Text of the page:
For their experiment, the researchers tapped John Baley, then a graduate student in clinical psychology, to contact various companies and determine which one could best help him cheat. He started by typing a few phrases into a search engine: "online class help"; "take my class for me"; "cheat in my online class."
Some 20 websites consistently came up, and he selected eight that appeared viable, contacting each by email. He eliminated sites for a number of reasons. Several, for example, offered to complete only single assignments, not entire courses. One site requested nearly $3,000, which he believed was too expensive for a typical college student.
Mr. Baley discovered that at least two sites shared a domain in India. The email responses from those businesses were so "elementary," Mr. Baley wrote in an account of his experience included in the paper, that "I was concerned that they could not adequately complete our course and earn an A."
Posing as ‘Joey Sanchez’
The company he went with, which the researchers do not identify in their paper, had a professional website and a staff that responded promptly to his requests.
Posing as "Joey Sanchez," Mr. Baley told the cheating company that he had taken on too much that semester and needed someone to complete an entire online class for him.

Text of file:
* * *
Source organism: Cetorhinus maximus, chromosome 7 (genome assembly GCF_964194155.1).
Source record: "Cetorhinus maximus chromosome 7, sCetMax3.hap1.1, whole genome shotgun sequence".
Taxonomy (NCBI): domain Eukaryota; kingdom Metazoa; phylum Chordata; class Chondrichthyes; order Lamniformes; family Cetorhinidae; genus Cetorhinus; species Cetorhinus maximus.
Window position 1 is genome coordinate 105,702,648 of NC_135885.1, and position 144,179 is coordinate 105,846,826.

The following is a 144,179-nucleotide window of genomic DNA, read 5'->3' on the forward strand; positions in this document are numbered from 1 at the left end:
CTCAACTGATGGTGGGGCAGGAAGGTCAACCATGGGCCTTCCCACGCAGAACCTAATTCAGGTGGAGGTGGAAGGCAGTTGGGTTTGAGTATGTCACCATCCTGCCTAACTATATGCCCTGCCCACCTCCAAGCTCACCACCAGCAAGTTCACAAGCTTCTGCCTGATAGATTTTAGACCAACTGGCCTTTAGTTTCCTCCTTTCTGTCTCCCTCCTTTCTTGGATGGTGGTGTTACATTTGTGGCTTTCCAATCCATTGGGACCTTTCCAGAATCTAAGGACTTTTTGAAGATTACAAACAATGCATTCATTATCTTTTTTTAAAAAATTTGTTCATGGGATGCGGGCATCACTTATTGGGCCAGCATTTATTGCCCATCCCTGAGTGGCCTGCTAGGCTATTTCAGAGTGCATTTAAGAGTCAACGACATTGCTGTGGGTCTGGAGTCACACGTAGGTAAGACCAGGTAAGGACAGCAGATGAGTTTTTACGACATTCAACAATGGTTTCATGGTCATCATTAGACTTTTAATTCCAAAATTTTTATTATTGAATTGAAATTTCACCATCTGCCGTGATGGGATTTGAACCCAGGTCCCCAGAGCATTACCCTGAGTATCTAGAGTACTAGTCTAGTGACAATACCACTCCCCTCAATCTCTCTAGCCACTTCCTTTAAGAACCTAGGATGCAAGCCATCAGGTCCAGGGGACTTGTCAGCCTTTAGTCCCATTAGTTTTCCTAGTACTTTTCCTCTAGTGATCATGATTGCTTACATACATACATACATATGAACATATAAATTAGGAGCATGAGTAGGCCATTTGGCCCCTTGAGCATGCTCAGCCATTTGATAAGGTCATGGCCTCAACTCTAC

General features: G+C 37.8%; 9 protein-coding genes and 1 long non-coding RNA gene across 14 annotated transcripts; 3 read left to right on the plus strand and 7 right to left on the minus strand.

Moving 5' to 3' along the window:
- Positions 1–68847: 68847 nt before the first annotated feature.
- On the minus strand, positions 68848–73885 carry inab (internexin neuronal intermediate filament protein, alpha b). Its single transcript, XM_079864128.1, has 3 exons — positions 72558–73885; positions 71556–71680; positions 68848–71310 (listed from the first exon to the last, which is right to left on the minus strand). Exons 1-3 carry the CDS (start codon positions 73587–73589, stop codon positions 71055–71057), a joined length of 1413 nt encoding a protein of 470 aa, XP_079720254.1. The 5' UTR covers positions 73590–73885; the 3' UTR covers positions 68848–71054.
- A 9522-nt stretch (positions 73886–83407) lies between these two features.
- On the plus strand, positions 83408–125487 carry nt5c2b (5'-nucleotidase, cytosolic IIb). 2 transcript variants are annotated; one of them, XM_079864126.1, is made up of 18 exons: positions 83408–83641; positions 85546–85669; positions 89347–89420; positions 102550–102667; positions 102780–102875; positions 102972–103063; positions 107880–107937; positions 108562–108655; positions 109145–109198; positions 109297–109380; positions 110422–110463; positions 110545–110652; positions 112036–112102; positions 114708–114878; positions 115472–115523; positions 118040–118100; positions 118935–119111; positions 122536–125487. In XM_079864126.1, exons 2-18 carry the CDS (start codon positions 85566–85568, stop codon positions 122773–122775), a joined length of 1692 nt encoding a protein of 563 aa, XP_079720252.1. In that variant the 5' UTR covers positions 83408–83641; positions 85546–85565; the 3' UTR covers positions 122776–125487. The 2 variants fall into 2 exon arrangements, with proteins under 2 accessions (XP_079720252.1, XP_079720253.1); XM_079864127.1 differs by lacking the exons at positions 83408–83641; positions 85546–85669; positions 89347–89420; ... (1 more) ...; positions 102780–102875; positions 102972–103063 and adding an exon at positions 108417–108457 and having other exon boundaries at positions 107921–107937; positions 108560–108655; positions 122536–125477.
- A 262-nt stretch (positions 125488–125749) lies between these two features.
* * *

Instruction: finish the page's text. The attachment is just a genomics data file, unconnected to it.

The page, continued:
Someone from the site emailed back quickly: "Sure, what course options do you have? I would recommend one of the following: math, stats, accounting, etc … but we can help with anything. so just let me know."
"Joey" emailed that he needed someone to take a 10-week accelerated course in introductory psychology, and inquired if the company was prepared to handle all aspects of the class. The company would not only take the whole course for Joey, its representative said, but promised to earn him an A.
'I was kind of blown away. I think it would've worked flawlessly for pretty much anyone capable of reading.'
After asking Joey for his contact information, which he submitted on the company’s website, and a copy of the course syllabus, the company sent him an invoice for $917. Joey asked to make the payments in two installments. He made the first using a prepaid credit card. Halfway through the course, he paid the second installment in the same way.
After receiving the first payment, the company took the first weekly quiz, earning a nearly perfect score. Soon afterward, it requested Joey’s help in purchasing a required textbook (he provided electronic access). From that point on, the company completed all of Joey’s work without any input, including quizzes, examinations, and discussion-board posts, receiving an A on every assignment. Throughout the course, while Mr. Baley knew who Joey Sanchez was, Mr. Malesky and Mr. Crow did not.
The one assignment that posed a problem was a live video presentation, which the company refused to do. Instead, the company agreed to send Joey a set of slides and a script that he could read from — but he would have to present the material himself. (Mr. Baley enlisted a fellow graduate student so he wouldn’t blow his cover.)
The materials didn’t show up until hours before the presentation, so Mr. Baley’s colleague couldn’t review them beforehand. But neither Mr. Malesky nor Mr. Crow identified the presentation as fraudulent.
"I was kind of blown away," Mr. Baley said in an interview. "I think it would’ve worked flawlessly for pretty much anyone capable of reading."
Happening ‘Under Our Noses’